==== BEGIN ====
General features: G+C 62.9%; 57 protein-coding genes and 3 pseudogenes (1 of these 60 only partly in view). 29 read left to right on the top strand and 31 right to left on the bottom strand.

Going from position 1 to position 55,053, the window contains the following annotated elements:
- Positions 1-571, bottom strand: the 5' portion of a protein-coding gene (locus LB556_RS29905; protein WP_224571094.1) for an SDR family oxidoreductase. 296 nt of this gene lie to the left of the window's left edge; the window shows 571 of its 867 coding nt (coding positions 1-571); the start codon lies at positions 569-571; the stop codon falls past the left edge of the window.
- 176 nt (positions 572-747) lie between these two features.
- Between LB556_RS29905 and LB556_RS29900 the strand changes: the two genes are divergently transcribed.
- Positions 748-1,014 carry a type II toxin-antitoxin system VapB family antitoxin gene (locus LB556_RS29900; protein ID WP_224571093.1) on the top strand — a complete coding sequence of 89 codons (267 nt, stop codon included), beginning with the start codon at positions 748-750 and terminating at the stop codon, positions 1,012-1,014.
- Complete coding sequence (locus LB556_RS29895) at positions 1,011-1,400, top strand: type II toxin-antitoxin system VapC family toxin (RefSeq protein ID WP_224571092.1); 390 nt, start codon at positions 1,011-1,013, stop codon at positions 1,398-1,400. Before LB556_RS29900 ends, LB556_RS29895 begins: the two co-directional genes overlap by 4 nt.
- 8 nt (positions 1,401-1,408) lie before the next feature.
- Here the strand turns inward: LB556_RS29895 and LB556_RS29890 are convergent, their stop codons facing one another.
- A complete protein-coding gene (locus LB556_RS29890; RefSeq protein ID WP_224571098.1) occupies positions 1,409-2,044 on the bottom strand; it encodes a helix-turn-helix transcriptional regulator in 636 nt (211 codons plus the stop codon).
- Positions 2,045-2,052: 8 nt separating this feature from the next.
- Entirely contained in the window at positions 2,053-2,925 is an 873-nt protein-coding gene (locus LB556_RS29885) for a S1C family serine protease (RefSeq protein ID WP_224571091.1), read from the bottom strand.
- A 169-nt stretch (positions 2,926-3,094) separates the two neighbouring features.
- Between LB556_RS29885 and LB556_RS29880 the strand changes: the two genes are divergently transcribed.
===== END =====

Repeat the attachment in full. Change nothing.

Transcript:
General features: G+C 62.9%; 57 protein-coding genes and 3 pseudogenes (1 of these 60 only partly in view). 29 read left to right on the top strand and 31 right to left on the bottom strand.

Going from position 1 to position 55,053, the window contains the following annotated elements:
- Positions 1-571, bottom strand: the 5' portion of a protein-coding gene (locus LB556_RS29905; protein WP_224571094.1) for an SDR family oxidoreductase. 296 nt of this gene lie to the left of the window's left edge; the window shows 571 of its 867 coding nt (coding positions 1-571); the start codon lies at positions 569-571; the stop codon falls past the left edge of the window.
- 176 nt (positions 572-747) lie between these two features.
- Between LB556_RS29905 and LB556_RS29900 the strand changes: the two genes are divergently transcribed.
- Positions 748-1,014 carry a type II toxin-antitoxin system VapB family antitoxin gene (locus LB556_RS29900; protein ID WP_224571093.1) on the top strand — a complete coding sequence of 89 codons (267 nt, stop codon included), beginning with the start codon at positions 748-750 and terminating at the stop codon, positions 1,012-1,014.
- Complete coding sequence (locus LB556_RS29895) at positions 1,011-1,400, top strand: type II toxin-antitoxin system VapC family toxin (RefSeq protein ID WP_224571092.1); 390 nt, start codon at positions 1,011-1,013, stop codon at positions 1,398-1,400. Before LB556_RS29900 ends, LB556_RS29895 begins: the two co-directional genes overlap by 4 nt.
- 8 nt (positions 1,401-1,408) lie before the next feature.
- Here the strand turns inward: LB556_RS29895 and LB556_RS29890 are convergent, their stop codons facing one another.
- A complete protein-coding gene (locus LB556_RS29890; RefSeq protein ID WP_224571098.1) occupies positions 1,409-2,044 on the bottom strand; it encodes a helix-turn-helix transcriptional regulator in 636 nt (211 codons plus the stop codon).
- Positions 2,045-2,052: 8 nt separating this feature from the next.
- Entirely contained in the window at positions 2,053-2,925 is an 873-nt protein-coding gene (locus LB556_RS29885) for a S1C family serine protease (RefSeq protein ID WP_224571091.1), read from the bottom strand.
- A 169-nt stretch (positions 2,926-3,094) separates the two neighbouring features.
- Between LB556_RS29885 and LB556_RS29880 the strand changes: the two genes are divergently transcribed.